Or a Look at The Social System that Should be Featured in ‘Squid Game’
Firstly, “capitalism is a social system based on the recognition of individual rights, including property rights, in which all property is privately owned,” according to “What Is Capitalism?” by Ayn Rand. Capitalism: The Unknown Ideal, 19. This social system improves quality of life, life expectancy, and overall human flourishing.
As most folks run to say Squid Game (2021-) is an indictment of capitalism, places like North Korea have said the series “exposes the reality of South Korean capitalist culture,” Todd Spangler of Variety reports. The show reveals “a world where only money matters — a hell-like horror” and where “corruption and immoral scoundrels are commonplace.” If corruption and immoral scoundrels truly ruled the world and Spangler believed this, there would be no space for capitalism to even gasp let alone breathe. Roxana Hadad of Vulture says with “capitalism’s corruption of conscience” the show about games further extends the fallacy that capitalism is bad. If she is to hold the view that capitalism is vile, she should study the histories of the absence of even hints of the system in Soviet Russia, East Berlin, the Cambodian killing fields, the American South in the nineteenth century and of course, North Korea.
Squid paints a bloody picture of the brutality of democracy and the idealism of feudalism. In the story, hundreds of debt-ridden people play kids’ games for a chance at billions of Korean won. The catch? They must pass the games or be killed. There’s resonant acting, sharp cinematography, and exacting dialogue here. That’s just the aesthetics. They inform the political thrust behind the series.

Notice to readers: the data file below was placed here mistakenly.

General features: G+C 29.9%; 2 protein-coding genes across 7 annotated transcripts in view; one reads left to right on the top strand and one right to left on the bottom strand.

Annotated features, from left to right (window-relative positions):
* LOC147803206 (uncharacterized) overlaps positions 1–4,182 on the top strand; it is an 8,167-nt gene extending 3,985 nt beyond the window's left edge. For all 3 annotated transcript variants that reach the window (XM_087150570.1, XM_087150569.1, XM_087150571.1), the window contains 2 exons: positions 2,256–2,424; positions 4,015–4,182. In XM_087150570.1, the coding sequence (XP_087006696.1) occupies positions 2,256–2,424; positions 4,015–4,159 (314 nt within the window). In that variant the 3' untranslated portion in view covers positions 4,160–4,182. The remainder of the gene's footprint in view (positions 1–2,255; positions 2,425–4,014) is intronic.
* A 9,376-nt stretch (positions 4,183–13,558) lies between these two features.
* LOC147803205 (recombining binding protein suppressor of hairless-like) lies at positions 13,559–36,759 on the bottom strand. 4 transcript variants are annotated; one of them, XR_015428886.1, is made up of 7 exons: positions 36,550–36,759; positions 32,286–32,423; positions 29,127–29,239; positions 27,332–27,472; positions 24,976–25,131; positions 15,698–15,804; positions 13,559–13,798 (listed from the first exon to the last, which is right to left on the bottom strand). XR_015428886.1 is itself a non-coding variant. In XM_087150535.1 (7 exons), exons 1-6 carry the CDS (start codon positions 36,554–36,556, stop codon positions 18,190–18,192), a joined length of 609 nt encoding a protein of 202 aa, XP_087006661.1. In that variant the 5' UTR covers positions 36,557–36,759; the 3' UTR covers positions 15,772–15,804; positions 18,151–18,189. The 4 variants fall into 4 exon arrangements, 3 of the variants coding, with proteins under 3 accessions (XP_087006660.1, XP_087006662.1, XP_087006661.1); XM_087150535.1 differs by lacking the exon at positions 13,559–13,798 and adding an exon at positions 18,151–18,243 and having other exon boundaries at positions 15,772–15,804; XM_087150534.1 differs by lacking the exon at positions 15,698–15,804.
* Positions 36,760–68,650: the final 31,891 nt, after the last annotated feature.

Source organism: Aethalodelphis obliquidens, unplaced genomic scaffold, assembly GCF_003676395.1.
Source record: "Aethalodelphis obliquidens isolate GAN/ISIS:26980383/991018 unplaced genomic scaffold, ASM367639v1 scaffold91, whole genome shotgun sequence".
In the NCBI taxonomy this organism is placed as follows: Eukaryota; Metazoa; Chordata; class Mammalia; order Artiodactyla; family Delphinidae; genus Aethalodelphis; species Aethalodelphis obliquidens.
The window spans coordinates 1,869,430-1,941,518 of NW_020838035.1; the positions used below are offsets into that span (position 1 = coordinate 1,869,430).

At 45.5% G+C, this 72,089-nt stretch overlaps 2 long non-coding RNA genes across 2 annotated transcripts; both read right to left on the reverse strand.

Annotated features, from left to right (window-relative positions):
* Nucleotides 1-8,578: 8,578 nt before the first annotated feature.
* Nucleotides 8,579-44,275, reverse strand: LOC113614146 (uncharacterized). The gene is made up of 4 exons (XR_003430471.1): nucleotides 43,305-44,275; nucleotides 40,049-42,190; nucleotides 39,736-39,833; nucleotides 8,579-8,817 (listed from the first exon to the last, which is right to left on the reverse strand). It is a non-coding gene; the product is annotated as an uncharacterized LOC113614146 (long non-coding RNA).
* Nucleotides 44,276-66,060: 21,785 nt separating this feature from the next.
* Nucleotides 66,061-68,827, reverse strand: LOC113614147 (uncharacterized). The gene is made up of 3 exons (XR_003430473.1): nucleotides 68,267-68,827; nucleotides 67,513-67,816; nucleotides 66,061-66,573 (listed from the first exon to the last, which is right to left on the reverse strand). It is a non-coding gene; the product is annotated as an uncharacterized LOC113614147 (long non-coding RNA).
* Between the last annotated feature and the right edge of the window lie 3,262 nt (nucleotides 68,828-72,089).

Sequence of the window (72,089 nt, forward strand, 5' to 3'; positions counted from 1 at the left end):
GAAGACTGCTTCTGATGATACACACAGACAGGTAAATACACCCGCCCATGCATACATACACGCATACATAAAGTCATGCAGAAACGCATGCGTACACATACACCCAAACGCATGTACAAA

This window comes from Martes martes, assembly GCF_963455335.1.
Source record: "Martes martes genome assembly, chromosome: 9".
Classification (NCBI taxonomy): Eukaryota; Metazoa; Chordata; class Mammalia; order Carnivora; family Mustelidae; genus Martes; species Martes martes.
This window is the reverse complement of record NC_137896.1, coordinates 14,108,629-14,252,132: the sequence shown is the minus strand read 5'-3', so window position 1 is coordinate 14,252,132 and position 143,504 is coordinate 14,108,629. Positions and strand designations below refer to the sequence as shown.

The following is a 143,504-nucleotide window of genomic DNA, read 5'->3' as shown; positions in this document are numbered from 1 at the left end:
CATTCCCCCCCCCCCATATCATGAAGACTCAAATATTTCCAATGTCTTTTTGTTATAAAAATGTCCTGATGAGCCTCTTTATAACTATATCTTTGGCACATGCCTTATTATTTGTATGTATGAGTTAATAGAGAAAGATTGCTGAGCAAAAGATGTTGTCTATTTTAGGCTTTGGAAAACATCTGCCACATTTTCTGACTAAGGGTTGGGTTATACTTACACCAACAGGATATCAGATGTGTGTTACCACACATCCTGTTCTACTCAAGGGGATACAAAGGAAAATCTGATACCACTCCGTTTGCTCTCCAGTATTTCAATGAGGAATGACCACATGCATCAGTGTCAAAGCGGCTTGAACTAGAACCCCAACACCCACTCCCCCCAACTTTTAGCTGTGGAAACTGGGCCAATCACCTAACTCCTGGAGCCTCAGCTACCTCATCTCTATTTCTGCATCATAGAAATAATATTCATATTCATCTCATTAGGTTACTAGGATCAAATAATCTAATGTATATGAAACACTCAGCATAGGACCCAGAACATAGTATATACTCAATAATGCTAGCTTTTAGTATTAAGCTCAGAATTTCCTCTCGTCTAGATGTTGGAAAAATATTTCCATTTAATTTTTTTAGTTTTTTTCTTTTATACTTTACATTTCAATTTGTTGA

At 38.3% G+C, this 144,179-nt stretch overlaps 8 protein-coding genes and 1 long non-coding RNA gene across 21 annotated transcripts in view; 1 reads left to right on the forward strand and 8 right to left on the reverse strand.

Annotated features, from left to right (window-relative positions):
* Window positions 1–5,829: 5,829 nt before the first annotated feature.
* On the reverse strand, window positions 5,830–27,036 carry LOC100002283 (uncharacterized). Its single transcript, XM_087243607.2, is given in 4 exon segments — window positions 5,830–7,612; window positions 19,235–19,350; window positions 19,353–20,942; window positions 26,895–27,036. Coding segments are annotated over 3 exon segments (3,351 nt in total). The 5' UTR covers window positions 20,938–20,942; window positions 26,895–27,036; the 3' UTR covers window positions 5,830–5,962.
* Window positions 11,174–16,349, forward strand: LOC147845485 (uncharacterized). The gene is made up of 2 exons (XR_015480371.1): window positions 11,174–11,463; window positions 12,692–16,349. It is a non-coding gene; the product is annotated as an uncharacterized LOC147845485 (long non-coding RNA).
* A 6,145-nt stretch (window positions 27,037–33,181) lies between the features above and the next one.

In truth, the elements of democracy show just how vicious it can be if it does not simply pertain to electing political leaders. The characters are caught in a web of deception and trickery rather than a platform for exchanging goods in a rational manner. Now, in the show, the players opt to not play in the game based on votes. Fortunately, the people opt to have the choice to leave the game. What if the vote had gone the other way? Those people could have been slaughtered because of unlimited majority rule.
Capitalism is nonexistent in this entire series. Where there should be mutual trade in the lead actor Lee Jung-jae (Seong Gi-hun, Player 456), he is depicted as having been the victim of robbery but also not trading value for value with the people with whom he owes money. Just because money is passed from people and the idea of claiming even more cash has been written into the show, it does not include an entire system based on freedom and justice. Capitalism is centered around the protection of individual rights, including property rights.
Squid is in no way denouncing capitalism as it is promoting the evils of collectivism, and mob rule, the twin evils at the crux of socialism. The thought that human beings’ lives can be cut down during a game of green light, red light, is a testament to the notion that fascism, and socialism/communism are all viruses attacking the good cells of capitalism.
The only reason why someone so desperate would accept the games is because of the ideology they don’t consciously hold but show with glee on this series and others: irrational selfishness. Rational selfishness would say pay down debts in a way of producing and making money the legal, far less risky way. Would this make for good television? Is this why Squid Games is the biggest scripted series in Netflix history? Why is it such a draw?
While it is tempting to say capitalism is the culprit in all of this, why haven’t the other social systems been put on the chopping block? Why is capitalism automatically made the scapegoat for dire, dark, and despicable acts? Free markets would allow the Squid Game players to pursue their own lives and build fortunes without the deadly games. Capitalism would rule the day.